The Philippines has more than 7,000 islands. Maybe you are familiar with some of them, such as Boracay, Cebu, Bohol, and Palawan, which are all famous tourism destinations. But you probably have not heard of Marinduque, Rapu-Rapu, Manicani, Homonhon – four small islands that have been ravaged by mining in recent years.
The Philippines is a mineral-rich country, and the government has actively promoted mining to boost the local economy. As of 2014, the government has granted 999 mining permits across the country. But environmentalists are worried about the destructive impact of large-scale mining on the ecosystem, while some activists are critical of the foreign domination and corruption in the mining sector.
The stories of Marinduque, Rapu-Rapu, Manicani, and Homonhon highlight some of the social issues linked to the mining industry.
When mining operations started in Rapu-Rapu Island ten years ago, it was hailed by the government and the mining industry as an example of “responsible mining”. But after one year, cyanide poisoning around the mining site caused a massive fish kill that destroyed the livelihood of fisherfolk. Rapu-Rapu is a small island municipality in Bicol region, located in the eastern part of the Philippines.
Antonio Casitas, a senior peasant leader and environmental activist, was interviewed by alternative news website Bulatlat about the impact of the operations conducted by Australian mining firm Lafayette on the island:
Rapu-Rapu Island was once so beautiful. It was like paradise. Our lives there were simple — we lived off nature, and we took care not to damage it because we knew it was the source of our livelihood and means of survival. When the mining companies came, everything changed. Now, 97 percent of Rapu-Rapu Island is virtually under the control of these environmental destroyers, and what was once paradise is a wasteland.
The island province of Marinduque, located in the central part of the Philippine archipelago, continues to suffer from a toxic mine spill in 1996, caused by the collapse of a tailings dam operated by Marcopper mining. (See video above) The Marcopper tragedy was at that time the country’s worst mining disaster. Joseph Israel Laban, a filmmaker and native of the island, wrote on Facebook that the mining company has failed to rehabilitate the communities affected by the disaster:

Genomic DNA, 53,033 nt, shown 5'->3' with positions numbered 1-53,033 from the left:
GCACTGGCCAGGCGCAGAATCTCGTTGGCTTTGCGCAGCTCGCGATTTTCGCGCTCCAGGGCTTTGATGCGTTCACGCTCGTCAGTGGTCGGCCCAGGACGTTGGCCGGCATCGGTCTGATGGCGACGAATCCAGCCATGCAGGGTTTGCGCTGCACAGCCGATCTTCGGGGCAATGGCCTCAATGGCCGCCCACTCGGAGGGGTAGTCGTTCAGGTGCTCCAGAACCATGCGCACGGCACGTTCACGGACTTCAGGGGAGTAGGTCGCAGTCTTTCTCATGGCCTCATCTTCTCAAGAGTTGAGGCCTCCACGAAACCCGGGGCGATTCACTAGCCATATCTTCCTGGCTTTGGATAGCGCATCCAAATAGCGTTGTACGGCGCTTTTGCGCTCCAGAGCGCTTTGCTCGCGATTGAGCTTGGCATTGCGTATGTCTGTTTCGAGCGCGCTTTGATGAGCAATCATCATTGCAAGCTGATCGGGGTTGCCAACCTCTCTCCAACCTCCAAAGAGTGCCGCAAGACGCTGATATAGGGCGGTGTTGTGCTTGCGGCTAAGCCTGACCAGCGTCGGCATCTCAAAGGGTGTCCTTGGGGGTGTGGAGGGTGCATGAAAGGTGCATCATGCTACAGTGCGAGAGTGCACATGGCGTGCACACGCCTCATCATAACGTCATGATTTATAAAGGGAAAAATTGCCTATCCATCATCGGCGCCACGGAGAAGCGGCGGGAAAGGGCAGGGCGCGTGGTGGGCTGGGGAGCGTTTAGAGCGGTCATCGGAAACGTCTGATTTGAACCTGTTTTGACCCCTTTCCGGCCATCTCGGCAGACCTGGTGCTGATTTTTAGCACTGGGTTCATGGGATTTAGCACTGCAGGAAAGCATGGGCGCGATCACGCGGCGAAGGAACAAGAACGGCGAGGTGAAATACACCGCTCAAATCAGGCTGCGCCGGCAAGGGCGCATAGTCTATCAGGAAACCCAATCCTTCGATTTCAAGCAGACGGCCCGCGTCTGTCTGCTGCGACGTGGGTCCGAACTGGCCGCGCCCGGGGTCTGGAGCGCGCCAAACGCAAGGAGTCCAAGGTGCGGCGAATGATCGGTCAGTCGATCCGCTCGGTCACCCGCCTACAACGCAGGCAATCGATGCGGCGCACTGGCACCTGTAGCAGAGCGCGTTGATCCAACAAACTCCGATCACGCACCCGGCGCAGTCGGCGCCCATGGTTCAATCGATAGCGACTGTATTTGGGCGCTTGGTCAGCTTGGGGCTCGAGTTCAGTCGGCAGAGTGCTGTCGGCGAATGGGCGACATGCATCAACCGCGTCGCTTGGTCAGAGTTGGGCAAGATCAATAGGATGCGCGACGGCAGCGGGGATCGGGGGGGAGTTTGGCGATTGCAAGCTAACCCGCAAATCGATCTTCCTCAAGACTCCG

After 18 years and four Presidents, the river is yet to be cleaned and rehabilitated by Canadian mining firm Placer Dome/Barrick Gold. For me, this is personal. I grew up about 10 minutes away from the Boac River. Every time I pass by that waterway when I visit Marinduque, I am reminded that there really is no justice in the Philippines. Not for the poor people. But for us Marinduqueños, we will never forget.
The biggest disaster in Eastern Visayas was the destructive impact of typhoon Haiyan (local name Yolanda) in 2013. But there were also other environment disasters in the region caused by mining activities. In the small island of Manicani, the people have been opposing the return of a mining company whose operations have severely damaged the natural resources of the island. Leading the opposition is the Diocese of Borongan of the Catholic Church, which released a statement asserting that “it cannot remain deaf and blind to the excesses of mining while our people suffer the consequences of actions not of their own making.”
Another island in Eastern Visayas that struggles to recover from the dirty legacy of mining is Homonhon. Mining operations in the island started in 1983 and have left a trail of environment damage that stirred the residents to fiercely oppose the expansion of mining in the island. The Bulatlat news team witnessed this scenery on the island:
The team was greeted by glorious beaches, but as the journalists went near the mountains, they saw telltale signs of fires, streams without water, the loose soil only a few meters away from the nearly 10 deep pits in every mining site.
A local leader told Bulatlat that the residents “will continue our resistance and if we need to establish barricades in order to halt their operations, we will do it.”
The environmental pollution and loss of livelihoods in Marinduque, Rapu-Rapu, Manicani, and Homonhon should make local leaders in other small island ecosystems think twice before they welcome the entry of large-scale mining into their homes.